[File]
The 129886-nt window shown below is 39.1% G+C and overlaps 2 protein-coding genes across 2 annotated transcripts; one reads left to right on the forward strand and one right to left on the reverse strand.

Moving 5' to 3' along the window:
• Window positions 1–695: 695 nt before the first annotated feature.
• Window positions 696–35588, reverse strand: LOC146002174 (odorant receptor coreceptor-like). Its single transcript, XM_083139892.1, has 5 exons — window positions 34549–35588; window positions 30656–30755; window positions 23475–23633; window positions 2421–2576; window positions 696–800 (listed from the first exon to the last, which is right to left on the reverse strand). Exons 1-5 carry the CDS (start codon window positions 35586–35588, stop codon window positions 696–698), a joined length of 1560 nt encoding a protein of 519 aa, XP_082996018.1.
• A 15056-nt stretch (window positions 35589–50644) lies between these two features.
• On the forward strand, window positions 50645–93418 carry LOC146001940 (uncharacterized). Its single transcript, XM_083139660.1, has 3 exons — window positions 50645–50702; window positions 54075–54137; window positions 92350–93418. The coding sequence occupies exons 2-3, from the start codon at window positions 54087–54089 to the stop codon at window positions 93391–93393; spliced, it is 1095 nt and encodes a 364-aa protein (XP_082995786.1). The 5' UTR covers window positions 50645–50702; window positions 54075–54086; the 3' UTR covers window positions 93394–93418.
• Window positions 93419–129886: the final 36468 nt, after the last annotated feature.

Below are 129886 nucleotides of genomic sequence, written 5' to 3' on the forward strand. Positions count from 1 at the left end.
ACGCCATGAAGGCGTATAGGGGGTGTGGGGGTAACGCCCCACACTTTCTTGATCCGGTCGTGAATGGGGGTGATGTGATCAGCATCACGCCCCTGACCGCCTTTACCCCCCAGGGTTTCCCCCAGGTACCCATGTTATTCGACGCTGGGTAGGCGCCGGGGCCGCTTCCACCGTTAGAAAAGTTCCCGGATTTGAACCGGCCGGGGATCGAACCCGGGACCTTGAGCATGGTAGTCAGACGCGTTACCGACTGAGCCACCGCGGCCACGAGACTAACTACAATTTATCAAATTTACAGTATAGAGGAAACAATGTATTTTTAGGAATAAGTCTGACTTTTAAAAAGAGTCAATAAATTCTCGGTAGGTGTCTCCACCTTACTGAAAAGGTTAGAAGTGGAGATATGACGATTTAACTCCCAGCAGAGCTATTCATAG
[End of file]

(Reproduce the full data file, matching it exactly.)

The 129886-nt window shown below is 39.1% G+C and overlaps 2 protein-coding genes across 2 annotated transcripts; one reads left to right on the forward strand and one right to left on the reverse strand.

Moving 5' to 3' along the window:
• Window positions 1–695: 695 nt before the first annotated feature.
• Window positions 696–35588, reverse strand: LOC146002174 (odorant receptor coreceptor-like). Its single transcript, XM_083139892.1, has 5 exons — window positions 34549–35588; window positions 30656–30755; window positions 23475–23633; window positions 2421–2576; window positions 696–800 (listed from the first exon to the last, which is right to left on the reverse strand). Exons 1-5 carry the CDS (start codon window positions 35586–35588, stop codon window positions 696–698), a joined length of 1560 nt encoding a protein of 519 aa, XP_082996018.1.
• A 15056-nt stretch (window positions 35589–50644) lies between these two features.
• On the forward strand, window positions 50645–93418 carry LOC146001940 (uncharacterized). Its single transcript, XM_083139660.1, has 3 exons — window positions 50645–50702; window positions 54075–54137; window positions 92350–93418. The coding sequence occupies exons 2-3, from the start codon at window positions 54087–54089 to the stop codon at window positions 93391–93393; spliced, it is 1095 nt and encodes a 364-aa protein (XP_082995786.1). The 5' UTR covers window positions 50645–50702; window positions 54075–54086; the 3' UTR covers window positions 93394–93418.
• Window positions 93419–129886: the final 36468 nt, after the last annotated feature.

Below are 129886 nucleotides of genomic sequence, written 5' to 3' on the forward strand. Positions count from 1 at the left end.
ACGCCATGAAGGCGTATAGGGGGTGTGGGGGTAACGCCCCACACTTTCTTGATCCGGTCGTGAATGGGGGTGATGTGATCAGCATCACGCCCCTGACCGCCTTTACCCCCCAGGGTTTCCCCCAGGTACCCATGTTATTCGACGCTGGGTAGGCGCCGGGGCCGCTTCCACCGTTAGAAAAGTTCCCGGATTTGAACCGGCCGGGGATCGAACCCGGGACCTTGAGCATGGTAGTCAGACGCGTTACCGACTGAGCCACCGCGGCCACGAGACTAACTACAATTTATCAAATTTACAGTATAGAGGAAACAATGTATTTTTAGGAATAAGTCTGACTTTTAAAAAGAGTCAATAAATTCTCGGTAGGTGTCTCCACCTTACTGAAAAGGTTAGAAGTGGAGATATGACGATTTAACTCCCAGCAGAGCTATTCATAG